Lessons learned, new technology and old techniques contributed to tidal surge response

Flood warnings. NNDC volunteer flood wardens, Pat and Mike Harcup go door-to-door warning residents about the possible evacuation. 
PHOTO: ANTONY KELLY Flood warnings. NNDC volunteer flood wardens, Pat and Mike Harcup go door-to-door warning residents about the possible evacuation. PHOTO: ANTONY KELLY

Saturday, December 7, 2013
8:00 AM

Thursday night’s tidal surge was, in places, higher than the one that killed 307 people in Britain in 60 years ago, yet thankfully no-one was killed this time.

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Many lessons were learned from 1953, not least better warnings and communication, and lessons have continued to be learned after each subsequent inundation.

November 2007 saw similar conditions to those this week, but villagers in Walcott, on the north Norfolk coast, complained that sirens failed to sound, and warnings sent by telephone or text were not enough.

The sirens have since been removed altogether, and John Ellis, resilience manager for Norfolk County Council, said a key lesson learned from 2007 was to automatically sign people up for telephone warnings from the Environment Agency (EA), rather than rely on them opting in.

He said: “The sirens were getting very old. People did not understand what they meant. Perhaps people did not hear them with changes in design of properties with double glazing. Quite often we have rough weather which is perhaps blowing a siren’s noise in the wrong direction.”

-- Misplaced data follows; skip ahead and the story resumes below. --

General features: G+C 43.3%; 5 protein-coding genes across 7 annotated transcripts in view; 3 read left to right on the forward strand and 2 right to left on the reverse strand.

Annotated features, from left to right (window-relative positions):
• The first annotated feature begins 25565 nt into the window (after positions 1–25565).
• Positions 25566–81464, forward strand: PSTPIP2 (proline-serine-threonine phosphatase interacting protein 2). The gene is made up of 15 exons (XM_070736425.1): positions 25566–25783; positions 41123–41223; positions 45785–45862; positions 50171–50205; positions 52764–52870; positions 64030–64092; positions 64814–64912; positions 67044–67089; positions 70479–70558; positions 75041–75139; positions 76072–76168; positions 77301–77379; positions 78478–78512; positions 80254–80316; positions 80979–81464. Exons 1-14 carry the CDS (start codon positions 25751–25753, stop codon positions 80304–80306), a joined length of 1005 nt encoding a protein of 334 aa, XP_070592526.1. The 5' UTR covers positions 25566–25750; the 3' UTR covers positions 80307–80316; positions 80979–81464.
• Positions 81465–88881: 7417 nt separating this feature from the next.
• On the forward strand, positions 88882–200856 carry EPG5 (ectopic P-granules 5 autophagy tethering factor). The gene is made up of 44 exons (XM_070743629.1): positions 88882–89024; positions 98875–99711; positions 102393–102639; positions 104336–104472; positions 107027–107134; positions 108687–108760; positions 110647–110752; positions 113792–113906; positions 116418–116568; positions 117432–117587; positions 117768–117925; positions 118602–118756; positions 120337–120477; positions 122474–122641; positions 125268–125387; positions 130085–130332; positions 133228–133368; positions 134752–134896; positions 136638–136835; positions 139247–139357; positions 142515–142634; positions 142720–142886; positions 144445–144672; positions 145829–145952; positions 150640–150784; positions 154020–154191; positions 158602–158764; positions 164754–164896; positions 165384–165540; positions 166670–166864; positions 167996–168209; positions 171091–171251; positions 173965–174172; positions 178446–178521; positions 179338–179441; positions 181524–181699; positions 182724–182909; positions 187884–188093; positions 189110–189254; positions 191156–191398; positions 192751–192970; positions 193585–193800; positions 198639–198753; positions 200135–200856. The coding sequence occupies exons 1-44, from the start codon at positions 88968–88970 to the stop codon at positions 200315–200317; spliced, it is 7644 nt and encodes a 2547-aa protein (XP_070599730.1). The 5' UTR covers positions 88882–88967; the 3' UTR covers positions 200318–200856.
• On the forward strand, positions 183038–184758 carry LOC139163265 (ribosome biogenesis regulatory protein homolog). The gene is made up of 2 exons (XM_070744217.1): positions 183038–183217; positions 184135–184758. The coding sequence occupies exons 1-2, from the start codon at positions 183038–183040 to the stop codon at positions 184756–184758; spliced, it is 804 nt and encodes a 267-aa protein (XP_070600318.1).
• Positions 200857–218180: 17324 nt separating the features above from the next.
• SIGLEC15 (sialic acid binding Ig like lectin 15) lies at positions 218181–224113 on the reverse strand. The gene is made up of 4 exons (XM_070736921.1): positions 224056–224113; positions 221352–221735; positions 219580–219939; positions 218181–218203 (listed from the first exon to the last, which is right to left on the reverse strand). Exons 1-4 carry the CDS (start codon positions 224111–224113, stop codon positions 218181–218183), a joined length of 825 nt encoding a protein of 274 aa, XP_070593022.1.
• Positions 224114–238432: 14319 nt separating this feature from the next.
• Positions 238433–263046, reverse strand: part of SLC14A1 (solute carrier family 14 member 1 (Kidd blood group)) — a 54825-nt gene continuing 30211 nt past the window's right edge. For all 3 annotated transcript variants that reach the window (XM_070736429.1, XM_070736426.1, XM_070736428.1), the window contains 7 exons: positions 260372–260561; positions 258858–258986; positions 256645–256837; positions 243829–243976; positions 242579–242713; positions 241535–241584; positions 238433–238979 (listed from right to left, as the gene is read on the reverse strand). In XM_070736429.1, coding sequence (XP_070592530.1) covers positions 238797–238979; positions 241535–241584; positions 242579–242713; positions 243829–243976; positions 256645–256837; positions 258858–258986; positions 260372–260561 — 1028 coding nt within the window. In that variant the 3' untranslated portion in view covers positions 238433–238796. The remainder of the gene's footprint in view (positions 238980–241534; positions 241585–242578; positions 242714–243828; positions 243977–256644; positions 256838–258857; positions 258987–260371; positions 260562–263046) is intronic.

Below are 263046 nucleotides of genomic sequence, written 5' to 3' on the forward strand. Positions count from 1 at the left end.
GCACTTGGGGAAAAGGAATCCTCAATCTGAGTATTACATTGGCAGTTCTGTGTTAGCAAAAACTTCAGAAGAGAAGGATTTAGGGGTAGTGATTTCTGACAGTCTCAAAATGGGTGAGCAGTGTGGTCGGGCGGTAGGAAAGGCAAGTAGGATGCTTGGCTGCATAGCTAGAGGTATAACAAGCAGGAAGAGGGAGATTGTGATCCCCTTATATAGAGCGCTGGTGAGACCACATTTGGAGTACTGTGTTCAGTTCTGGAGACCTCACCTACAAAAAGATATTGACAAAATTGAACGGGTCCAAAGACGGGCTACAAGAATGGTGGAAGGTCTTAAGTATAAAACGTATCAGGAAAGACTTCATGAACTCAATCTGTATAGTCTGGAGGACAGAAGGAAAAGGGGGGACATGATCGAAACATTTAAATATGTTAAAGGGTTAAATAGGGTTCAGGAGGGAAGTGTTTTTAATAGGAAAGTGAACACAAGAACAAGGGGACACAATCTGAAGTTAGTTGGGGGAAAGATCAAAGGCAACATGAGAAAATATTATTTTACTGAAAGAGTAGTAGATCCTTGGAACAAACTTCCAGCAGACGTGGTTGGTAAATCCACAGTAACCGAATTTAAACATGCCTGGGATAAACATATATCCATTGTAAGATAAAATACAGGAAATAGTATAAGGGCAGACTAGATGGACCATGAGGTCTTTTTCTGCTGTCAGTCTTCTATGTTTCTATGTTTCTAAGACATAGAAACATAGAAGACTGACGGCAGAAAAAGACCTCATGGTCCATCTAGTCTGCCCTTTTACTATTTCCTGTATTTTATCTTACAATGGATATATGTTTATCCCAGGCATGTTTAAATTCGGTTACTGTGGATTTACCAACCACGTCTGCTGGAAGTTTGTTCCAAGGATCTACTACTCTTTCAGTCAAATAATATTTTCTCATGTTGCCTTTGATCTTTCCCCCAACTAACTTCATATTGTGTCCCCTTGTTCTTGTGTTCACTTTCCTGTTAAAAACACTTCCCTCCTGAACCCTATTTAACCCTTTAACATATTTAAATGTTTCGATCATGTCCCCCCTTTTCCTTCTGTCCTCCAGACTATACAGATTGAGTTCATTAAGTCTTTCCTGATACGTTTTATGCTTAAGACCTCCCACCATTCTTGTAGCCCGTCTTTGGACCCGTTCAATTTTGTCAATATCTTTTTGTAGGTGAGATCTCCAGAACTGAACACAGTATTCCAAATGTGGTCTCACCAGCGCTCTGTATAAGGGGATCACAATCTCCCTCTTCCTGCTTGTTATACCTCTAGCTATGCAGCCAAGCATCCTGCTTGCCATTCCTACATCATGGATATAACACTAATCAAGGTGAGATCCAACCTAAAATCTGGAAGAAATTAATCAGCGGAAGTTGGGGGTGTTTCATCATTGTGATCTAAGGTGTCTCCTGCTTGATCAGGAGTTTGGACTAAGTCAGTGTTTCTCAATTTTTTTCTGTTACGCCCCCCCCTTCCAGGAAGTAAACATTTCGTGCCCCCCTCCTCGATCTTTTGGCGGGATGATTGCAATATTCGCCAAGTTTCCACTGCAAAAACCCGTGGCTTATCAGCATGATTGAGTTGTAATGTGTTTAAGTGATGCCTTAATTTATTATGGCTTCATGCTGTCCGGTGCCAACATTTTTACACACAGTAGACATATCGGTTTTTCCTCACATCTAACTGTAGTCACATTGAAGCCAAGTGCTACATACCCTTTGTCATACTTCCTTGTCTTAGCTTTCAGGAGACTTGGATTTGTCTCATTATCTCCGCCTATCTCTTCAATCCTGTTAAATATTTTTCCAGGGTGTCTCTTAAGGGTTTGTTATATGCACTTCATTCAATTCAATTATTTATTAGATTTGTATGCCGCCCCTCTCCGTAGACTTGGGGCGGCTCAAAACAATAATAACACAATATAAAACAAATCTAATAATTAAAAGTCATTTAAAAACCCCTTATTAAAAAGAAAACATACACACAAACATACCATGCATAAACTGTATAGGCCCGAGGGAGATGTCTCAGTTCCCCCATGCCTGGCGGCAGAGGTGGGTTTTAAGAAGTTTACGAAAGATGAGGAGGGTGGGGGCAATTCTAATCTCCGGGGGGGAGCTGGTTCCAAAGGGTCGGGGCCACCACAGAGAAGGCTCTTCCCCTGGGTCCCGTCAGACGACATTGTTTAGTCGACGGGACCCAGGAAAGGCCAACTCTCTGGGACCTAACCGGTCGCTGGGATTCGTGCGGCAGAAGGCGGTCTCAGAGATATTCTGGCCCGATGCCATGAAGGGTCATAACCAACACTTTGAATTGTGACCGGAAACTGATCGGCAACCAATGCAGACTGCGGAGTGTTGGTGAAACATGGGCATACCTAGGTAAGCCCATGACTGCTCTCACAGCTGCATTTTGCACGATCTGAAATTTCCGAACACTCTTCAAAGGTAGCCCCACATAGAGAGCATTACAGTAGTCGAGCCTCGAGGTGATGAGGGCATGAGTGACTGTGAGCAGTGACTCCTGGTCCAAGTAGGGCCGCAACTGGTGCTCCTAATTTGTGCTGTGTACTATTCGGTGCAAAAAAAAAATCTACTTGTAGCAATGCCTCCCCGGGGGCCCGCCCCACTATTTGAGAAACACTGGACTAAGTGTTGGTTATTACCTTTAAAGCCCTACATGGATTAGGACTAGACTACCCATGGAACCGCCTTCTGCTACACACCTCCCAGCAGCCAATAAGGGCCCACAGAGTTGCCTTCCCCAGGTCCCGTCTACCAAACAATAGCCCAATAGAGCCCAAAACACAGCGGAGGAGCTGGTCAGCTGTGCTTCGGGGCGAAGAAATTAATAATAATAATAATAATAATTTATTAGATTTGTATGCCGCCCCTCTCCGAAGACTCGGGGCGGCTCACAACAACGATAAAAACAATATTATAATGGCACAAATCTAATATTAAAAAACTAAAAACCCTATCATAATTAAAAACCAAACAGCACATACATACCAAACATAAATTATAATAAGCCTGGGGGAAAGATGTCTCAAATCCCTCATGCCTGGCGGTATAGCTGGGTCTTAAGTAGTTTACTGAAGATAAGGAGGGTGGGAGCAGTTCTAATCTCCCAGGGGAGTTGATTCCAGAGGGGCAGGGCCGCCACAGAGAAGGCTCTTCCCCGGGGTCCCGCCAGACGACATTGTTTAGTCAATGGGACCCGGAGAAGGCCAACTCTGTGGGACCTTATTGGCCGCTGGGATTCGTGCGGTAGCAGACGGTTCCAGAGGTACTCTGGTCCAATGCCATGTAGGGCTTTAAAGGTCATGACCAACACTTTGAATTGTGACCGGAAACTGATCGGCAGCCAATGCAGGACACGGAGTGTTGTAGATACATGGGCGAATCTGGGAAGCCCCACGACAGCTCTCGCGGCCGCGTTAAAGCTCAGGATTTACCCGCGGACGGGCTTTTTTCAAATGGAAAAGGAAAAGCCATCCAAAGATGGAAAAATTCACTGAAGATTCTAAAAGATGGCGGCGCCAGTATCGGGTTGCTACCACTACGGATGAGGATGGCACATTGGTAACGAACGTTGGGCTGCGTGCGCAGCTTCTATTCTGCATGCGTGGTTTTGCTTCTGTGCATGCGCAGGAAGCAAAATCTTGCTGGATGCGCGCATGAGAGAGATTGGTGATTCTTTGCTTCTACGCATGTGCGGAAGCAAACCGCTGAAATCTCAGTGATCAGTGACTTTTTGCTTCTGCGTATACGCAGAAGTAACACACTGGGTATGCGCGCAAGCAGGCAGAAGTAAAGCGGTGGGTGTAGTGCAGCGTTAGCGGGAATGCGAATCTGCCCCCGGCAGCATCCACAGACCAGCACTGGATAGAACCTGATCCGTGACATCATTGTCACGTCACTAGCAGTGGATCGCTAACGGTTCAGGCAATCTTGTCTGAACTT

In contrast, people have to acknowledge the electronic phone warnings, allowing the EA to quickly identify areas where the warnings are not being picked up, while smart phones now allow people to receive warnings wherever they are.

Despite the late-night drama on Thursday, police said they were not overwhelmed with calls, something Mr Ellis said the development of social media contributed to, allowing warning messages, advice and updates to spread quicker than ever.

But despite the technological developments, more old-fashioned approaches are still used.

Mr Ellis said: “Door knocking is very important, really. You can’t rely on a single approach. When you can identify an area that is at risk, we can put together an evacuation cell to identify what people within an area require.”

Catastrophic flooding in areas like Hull and Gloucestershire in summer 2007 prompted a national review of flooding responses with the EA and Met Office setting up the Flood Forecasting Centre, which allowed authorities to start planning for this week’s emergency on Monday or Tuesday.

Local police and fire services were also able to activate mutual aid agreements to pull in resources from places as far away as Devon, Somerset and Bedfordshire.

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